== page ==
HOLMDEL, N.J. – Holmdel High School’s SPCA club recently opened their doors to a pair of loving visitors.In an effort to educate the group on the topics of rescue and service dogs, SPCA club advisor Jackie Peters invited Holmdel High School colleague and physical education teacher Melinda Brenner to speak to the students about her two special dogs, Remy and Grace.
Brenner explained how Remy and Grace came into her life. After losing her beloved English bulldog of twelve years in October of 2013, she decided to foster a pit bull until he could be rescued and adopted. Though the dog did destroy Brenner’s sofa when he was home alone one day, she still found him to be loveable and full of energy. It gave her a better appreciation of the breed that can sometimes be unfairly stereotyped as violent and risky.
After her experience with the pit bull, Brenner attended a PetSmart adoption event, where pets from Monmouth County SPCA and Paws for Cause are brought in with the hope that they can find permanent, loving homes. Hearing there would be an English bulldog for adoption, Brenner showed up, but unfortunately, the bulldog did not. While waiting, she saw Remy, a one-year-old pit bull, and instantly fell in love. Recalling the incident with the sofa, she knew she would need another dog to help drain the energy of Remy, and that is when she set her eyes on Grace, a six-month-old pit bull with a broken rear leg. She brought them home that same day.
Aside from now having two loving pets, Brenner also decided to put both dogs through basic obedience training, given their high level of energy. She took it a step further and had Grace train to be a therapy dog. Since then, Grace has obtained her Good Canine Citizen award and became a certified Therapy Dog with Bright and Beautiful. She visits an assisted living home in Colts Neck once a month, and recently spent some time with children with reading challenges at the Atlantic Highlands public library, where the children read books to her.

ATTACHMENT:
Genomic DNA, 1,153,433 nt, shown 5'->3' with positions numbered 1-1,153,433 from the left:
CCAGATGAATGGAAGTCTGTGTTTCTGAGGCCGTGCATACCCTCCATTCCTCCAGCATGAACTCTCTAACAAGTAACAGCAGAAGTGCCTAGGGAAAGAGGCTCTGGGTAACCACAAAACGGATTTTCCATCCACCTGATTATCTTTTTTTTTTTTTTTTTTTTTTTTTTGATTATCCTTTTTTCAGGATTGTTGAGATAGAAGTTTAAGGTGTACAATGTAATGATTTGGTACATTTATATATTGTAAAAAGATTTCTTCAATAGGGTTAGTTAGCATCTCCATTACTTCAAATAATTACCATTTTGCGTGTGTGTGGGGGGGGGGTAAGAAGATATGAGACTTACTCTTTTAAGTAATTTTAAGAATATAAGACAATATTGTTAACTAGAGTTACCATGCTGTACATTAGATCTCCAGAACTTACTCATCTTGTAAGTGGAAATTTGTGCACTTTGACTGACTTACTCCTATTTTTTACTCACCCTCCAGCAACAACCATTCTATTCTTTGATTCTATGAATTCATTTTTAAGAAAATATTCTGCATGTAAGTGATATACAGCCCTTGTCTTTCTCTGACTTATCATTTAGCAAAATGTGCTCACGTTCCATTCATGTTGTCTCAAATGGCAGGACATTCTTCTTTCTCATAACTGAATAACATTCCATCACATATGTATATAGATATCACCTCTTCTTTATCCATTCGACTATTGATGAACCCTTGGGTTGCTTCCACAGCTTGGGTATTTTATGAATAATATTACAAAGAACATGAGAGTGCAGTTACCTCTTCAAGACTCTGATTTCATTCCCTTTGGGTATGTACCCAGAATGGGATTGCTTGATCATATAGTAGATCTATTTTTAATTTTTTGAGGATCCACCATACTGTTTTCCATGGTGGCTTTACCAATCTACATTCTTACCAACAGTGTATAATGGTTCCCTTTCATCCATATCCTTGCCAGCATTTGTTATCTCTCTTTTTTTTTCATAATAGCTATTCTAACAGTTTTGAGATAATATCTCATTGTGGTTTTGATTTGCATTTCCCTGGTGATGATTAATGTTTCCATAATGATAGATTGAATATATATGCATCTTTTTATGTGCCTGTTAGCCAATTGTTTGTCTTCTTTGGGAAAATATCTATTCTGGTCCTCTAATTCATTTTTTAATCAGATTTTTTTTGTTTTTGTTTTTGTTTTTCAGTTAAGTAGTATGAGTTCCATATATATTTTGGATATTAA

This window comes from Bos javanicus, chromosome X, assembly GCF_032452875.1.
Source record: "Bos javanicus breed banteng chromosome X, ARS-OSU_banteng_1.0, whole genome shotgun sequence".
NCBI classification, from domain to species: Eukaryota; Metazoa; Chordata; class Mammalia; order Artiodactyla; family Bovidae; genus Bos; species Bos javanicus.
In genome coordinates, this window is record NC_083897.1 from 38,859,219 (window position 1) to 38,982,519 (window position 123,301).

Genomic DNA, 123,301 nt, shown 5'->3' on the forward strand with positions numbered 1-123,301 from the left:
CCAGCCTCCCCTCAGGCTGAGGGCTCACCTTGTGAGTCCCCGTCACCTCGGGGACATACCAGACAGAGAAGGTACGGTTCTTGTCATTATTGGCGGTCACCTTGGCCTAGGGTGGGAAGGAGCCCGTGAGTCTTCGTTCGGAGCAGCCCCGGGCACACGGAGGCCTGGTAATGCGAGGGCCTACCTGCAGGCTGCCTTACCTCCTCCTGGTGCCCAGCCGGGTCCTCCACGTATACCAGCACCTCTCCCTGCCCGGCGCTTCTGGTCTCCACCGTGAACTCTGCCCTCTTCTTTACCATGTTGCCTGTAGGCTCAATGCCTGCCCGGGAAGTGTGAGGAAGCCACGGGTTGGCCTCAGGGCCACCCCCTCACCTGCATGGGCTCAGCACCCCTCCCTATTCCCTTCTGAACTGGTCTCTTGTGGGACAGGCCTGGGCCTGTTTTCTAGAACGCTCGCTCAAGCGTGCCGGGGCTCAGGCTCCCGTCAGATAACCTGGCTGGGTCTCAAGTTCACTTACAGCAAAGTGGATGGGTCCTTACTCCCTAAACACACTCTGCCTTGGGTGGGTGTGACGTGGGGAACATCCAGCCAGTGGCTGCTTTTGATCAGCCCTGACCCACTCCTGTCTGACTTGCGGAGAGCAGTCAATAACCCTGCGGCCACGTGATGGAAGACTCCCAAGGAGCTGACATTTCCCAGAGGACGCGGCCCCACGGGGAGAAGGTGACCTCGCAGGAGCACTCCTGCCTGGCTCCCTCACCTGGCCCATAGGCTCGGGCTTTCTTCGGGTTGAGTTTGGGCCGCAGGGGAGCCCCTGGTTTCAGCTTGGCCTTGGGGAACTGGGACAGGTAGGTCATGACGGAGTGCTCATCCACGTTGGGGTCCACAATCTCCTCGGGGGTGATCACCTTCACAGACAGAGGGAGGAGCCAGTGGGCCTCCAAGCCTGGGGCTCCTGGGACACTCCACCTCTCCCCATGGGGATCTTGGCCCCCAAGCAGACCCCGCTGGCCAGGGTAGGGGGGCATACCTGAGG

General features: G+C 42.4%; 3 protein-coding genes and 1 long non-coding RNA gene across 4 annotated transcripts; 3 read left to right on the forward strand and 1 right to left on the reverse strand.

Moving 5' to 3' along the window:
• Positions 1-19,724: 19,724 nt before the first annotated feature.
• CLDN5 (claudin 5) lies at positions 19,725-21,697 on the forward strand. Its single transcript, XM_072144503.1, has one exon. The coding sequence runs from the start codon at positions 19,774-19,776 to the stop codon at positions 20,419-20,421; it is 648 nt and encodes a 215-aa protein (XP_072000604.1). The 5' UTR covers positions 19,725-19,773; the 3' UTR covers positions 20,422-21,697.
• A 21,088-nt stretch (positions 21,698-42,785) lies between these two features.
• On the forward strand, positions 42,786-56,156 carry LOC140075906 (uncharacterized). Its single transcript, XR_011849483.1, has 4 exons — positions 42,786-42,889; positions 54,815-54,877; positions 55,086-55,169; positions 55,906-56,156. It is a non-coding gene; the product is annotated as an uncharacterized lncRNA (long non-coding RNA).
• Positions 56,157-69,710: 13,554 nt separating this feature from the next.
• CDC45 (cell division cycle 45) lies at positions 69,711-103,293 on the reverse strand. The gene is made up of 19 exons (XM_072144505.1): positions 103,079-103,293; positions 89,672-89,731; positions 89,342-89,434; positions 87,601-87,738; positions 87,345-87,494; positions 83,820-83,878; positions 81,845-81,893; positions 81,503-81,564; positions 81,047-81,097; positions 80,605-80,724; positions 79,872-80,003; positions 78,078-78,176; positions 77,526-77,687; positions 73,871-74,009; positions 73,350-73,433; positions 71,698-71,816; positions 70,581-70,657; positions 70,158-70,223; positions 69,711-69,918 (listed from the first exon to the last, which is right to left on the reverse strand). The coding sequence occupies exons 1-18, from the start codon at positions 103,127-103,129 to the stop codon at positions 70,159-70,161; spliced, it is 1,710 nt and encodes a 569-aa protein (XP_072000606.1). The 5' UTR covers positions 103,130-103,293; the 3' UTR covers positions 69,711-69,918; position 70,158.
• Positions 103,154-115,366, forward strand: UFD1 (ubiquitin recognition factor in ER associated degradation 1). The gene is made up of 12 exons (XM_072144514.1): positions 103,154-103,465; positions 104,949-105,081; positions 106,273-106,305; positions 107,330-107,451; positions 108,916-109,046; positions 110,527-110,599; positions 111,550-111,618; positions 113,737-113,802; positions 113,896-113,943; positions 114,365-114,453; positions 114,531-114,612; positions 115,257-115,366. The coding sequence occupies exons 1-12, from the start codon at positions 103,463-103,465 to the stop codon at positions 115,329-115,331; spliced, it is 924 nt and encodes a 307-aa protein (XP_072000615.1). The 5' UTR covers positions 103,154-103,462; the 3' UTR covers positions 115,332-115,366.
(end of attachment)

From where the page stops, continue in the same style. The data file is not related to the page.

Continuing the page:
When asked why she had Grace trained as a therapy dog, Brenner explained, “I got Grace certified because she loves people and is so gentle and it is only me and the two dogs so she really never gets the opportunity to be around people. Being a therapy dog gives her exposure to other people while bringing joy to those she visits.” Grace is required to provide one hour of service each month in order to keep her certification.
Brenner went on to explain that, “Remy is in the process of becoming a therapy dog, too. Remy is super smart and I think I am going to enroll him in the K-9 nose program that prepares a dog to become a bomb and drug sniffing dog.” Beyond the fact that Brenner feels these dogs can be of service, along with being loving pets, she also explained, “I like for the dogs to have exposure to the public to break the stereotype that pit bulls are dangerous and aggressive because they are like any dog. They behave the way they are trained, or not trained.”
As SPCA club advisor, Jackie Peters was thrilled, and felt that the students really benefitted from Brenner’s visit with Remy and Grace and hopes to have more guest speakers like Brenner, and the K-9 officer who visited earlier in the year. The four year old club has upwards of 30 members, and plan events and activities that directly benefit the local SPCA.
Peters wanted to highlight that, “We are starting another pet food /pet supplies drive this week that will run until the end of February. We will be taking donations of dog and cat food, collars, leashes, treats, toys, and old blankets. We produced four carloads of pet food and supplies to the shelter from our first pet collection earlier in the year, and we are hoping to match that
“It is such a joy to see that our students go beyond the classroom, and involve themselves locally and globally, and that teachers like Melinda Brenner give of themselves so readily,” Peters said. “It gives me hope for the future that all creatures, great and small, can be of service in some way, and that showing respect can bring us all together.”